Concerns over religious freedom have taken center stage in recent months as one of the primary issues on the agenda of the U.S. Conference of Catholic Bishops. And though the bishops’ national effort is just beginning, similar battles are well under way at the state level.
State Catholic conferences, which serve as the local bishops’ public policy arm, have for more than a decade been embroiled in a variety of struggles to ensure that laws do not infringe upon Catholics’ right to practice their faith. Of late, those battles have intensified.
A recent high-profile clash took place in Illinois, where Catholic Charities agencies sought an exemption from requirements under the state’s new civil union law that would force them to provide foster care services to same-sex couples. State courts determined the agencies would not be exempt from the requirement on religious grounds, leading Catholic Charities to terminate its state foster care service contracts.
Christopher Dodson, executive director of the North Dakota Catholic Conference and a past president of the National Association of State Catholic Conference Directors, said that while such cases are getting national attention, they have long been a concern at the state level.
“I think state Catholic conferences were ahead of the curve on this,” Dodson told Our Sunday Visitor. “State Catholic conferences are really involved because this is where the battles are, and we were right there, able to see things early on.”
Among the first states to see a religious liberty conflict was California, where the Church opposed a law in the mid-1990s that would require employee prescription plans to include contraception coverage.
The California Catholic Conference argued unsuccessfully for an exemption for religious organizations from the mandate, which passed in 1999. Catholic Charities of Sacramento later filed suit over the law, but the California Supreme Court in 2004 ruled against the Church agency’s claim of a religious freedom violation.
Carol Hogan, communications director for the California conference, told OSV that the passage of the contraception mandate was the first in what has become a long line of legislative decisions that infringe upon religious liberty. Even though many state legislators are themselves Catholic, Hogan said, they have shown little concern for the Church’s position.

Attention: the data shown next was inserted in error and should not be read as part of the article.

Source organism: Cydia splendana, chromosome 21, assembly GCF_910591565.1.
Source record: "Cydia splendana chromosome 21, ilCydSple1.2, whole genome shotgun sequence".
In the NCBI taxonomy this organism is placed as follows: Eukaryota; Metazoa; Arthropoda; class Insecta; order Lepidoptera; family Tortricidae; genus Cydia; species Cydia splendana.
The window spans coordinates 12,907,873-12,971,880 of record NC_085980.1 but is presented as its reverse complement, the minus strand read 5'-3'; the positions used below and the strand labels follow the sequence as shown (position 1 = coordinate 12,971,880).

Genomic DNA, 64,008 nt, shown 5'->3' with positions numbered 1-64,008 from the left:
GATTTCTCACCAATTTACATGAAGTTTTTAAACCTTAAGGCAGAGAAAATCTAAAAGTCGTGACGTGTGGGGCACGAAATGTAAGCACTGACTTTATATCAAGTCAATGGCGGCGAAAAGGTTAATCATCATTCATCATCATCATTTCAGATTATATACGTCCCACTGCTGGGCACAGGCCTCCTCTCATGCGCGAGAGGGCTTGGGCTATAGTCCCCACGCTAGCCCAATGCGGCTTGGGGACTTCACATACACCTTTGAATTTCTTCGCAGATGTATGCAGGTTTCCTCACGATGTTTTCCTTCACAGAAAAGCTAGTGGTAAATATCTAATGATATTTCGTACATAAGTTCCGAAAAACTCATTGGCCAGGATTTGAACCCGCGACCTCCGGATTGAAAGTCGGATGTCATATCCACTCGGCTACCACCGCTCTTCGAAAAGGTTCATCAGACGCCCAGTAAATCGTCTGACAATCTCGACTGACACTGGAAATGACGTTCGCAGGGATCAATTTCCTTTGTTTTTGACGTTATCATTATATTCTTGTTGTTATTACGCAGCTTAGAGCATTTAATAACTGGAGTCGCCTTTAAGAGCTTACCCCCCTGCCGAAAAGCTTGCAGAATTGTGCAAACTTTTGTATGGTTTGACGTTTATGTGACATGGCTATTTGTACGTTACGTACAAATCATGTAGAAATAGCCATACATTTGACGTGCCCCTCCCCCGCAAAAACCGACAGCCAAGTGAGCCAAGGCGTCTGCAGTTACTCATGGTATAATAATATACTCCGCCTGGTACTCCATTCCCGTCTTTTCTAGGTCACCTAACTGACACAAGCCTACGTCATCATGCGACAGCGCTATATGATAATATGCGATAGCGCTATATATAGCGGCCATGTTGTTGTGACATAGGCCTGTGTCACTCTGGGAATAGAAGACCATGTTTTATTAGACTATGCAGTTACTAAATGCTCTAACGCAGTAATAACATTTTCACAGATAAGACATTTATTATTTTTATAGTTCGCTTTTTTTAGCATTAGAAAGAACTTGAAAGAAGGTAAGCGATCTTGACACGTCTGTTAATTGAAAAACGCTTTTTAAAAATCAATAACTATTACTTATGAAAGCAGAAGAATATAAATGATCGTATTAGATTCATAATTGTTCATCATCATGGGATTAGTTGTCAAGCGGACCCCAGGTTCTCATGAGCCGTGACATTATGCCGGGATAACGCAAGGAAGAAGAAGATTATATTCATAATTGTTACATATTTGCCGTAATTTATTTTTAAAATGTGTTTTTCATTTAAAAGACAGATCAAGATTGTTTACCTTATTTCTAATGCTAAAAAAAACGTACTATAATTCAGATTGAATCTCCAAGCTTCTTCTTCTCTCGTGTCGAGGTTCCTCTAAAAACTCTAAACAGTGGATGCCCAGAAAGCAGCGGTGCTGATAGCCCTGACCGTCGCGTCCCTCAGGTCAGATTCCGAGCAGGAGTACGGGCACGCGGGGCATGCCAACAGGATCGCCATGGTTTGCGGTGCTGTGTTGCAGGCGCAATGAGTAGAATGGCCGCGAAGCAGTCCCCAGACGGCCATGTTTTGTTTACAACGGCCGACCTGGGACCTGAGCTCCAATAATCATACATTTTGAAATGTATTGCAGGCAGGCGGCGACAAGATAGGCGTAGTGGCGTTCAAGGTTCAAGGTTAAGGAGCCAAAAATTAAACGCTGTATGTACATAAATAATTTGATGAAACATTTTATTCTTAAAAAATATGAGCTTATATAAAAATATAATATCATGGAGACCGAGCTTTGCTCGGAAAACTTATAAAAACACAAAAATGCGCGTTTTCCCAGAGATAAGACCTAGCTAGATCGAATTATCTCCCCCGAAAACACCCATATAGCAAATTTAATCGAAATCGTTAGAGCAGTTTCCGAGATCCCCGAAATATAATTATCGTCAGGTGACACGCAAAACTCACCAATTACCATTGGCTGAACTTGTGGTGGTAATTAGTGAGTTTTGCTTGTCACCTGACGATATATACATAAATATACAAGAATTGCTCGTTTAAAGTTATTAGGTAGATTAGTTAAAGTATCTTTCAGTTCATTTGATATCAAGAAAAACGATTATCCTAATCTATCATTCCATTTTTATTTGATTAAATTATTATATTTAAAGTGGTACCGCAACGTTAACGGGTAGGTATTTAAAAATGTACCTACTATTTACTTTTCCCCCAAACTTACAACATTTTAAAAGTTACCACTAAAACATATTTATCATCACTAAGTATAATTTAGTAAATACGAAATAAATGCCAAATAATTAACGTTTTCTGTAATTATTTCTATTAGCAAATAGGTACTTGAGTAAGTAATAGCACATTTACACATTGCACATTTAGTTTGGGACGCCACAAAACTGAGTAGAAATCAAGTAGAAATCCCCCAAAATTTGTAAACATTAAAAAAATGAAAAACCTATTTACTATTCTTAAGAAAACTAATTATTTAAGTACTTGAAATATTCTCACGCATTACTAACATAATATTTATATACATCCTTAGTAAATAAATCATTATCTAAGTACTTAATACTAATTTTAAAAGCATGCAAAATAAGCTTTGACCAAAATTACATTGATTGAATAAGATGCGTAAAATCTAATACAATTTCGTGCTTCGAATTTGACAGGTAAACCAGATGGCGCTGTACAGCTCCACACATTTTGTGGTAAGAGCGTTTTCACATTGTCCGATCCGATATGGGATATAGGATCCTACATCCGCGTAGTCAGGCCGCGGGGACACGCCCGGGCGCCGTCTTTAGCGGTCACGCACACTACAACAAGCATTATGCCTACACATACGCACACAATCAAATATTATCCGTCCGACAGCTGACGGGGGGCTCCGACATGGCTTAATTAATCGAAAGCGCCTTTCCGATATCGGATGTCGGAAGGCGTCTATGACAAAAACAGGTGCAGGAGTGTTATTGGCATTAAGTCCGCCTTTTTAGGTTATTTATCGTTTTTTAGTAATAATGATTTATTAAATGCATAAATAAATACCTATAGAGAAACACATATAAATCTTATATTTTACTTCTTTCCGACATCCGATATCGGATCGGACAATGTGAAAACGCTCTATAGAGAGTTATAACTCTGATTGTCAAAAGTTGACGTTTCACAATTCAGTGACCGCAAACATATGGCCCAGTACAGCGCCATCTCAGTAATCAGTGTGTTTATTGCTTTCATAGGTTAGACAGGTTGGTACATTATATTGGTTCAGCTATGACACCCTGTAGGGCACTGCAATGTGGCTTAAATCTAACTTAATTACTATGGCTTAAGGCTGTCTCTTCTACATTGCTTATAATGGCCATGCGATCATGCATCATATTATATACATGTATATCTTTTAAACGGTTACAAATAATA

That’s forced the conference to take a more calculated approach, Hogan said. “Our strategy is to do what good lobbyists do, which is to make friends with people who work in the capitol,” she said. They also partner with other organizations who support their cause but may have more influence with legislators.
Mobilizing the faithful
Even in states where legislators have historically shown respect for religious liberty, Church leaders are preparing for potential threats.
Mary Ellen Russell, executive director of the Maryland Catholic Conference, told OSV that state lawmakers have generally been open to their concerns. But the passage of a 2009 ordinance requiring crisis pregnancy centers to post signs stating they do not provide abortions was an early warning sign.
“We face very serious challenges in our state when it comes to policies involving respect for life, and as we’re looking ahead, the definition of marriage,” she said. “We’re very concerned about the inevitable conflict we’re going to see as those policies continue to get promoted.”
The Maryland bishops responded to the coming challenges by issuing a statement titled “The Most Sacred of All Property: Religious Freedom and the People of Maryland,” which outlines recent threats to religious liberty both in Maryland and other parts of the country. The document is both an educational tool and a call to action for local Catholics to become involved in efforts to defend religious freedom.
“I think that increasingly, for Catholics and other people of faith, we have to deepen their understanding of the importance of their role in the political sphere,” Russell said.
Dodson said that an important task for state Catholic conferences is to look for less obvious conflicts in proposed laws.
“Sometimes these aren’t the big headline issues that people grab on to,” he said. “Most of them are what you might call ‘religious infringement creep,’ where legislators don’t intend to go after religious liberties, they are just not as sensitive to it as they used to be.”
In the most recent legislative session, Dodson said he identified several bills with likely unintended consequences for religious organizations. He noted that a proposed law placing restrictions on solicitation phone calls could limit the ability of churches to contact their own members for fundraising efforts. He sought a religious exemption, but was denied.
He was successful, however, in seeking an exemption to a law that would prevent employers from requiring an employee to have health insurance. Dodson said the law could have placed undue financial burdens on religious or monastic orders by not allowing them to require their members to be insured.
“We have to be proactive,” he said. “Once an issue arises down the line, it is much harder to get an exemption from the law.”
Scott Alessi writes from Illinois.